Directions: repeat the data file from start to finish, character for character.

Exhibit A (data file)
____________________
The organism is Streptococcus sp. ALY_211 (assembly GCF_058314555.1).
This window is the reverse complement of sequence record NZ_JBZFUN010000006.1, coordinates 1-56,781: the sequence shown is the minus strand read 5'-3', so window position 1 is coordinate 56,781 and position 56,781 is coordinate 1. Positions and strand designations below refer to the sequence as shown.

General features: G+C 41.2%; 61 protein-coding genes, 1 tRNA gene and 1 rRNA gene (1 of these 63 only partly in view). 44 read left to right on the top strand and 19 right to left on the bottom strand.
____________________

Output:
The organism is Streptococcus sp. ALY_211 (assembly GCF_058314555.1).
This window is the reverse complement of sequence record NZ_JBZFUN010000006.1, coordinates 1-56,781: the sequence shown is the minus strand read 5'-3', so window position 1 is coordinate 56,781 and position 56,781 is coordinate 1. Positions and strand designations below refer to the sequence as shown.

General features: G+C 41.2%; 61 protein-coding genes, 1 tRNA gene and 1 rRNA gene (1 of these 63 only partly in view). 44 read left to right on the top strand and 19 right to left on the bottom strand.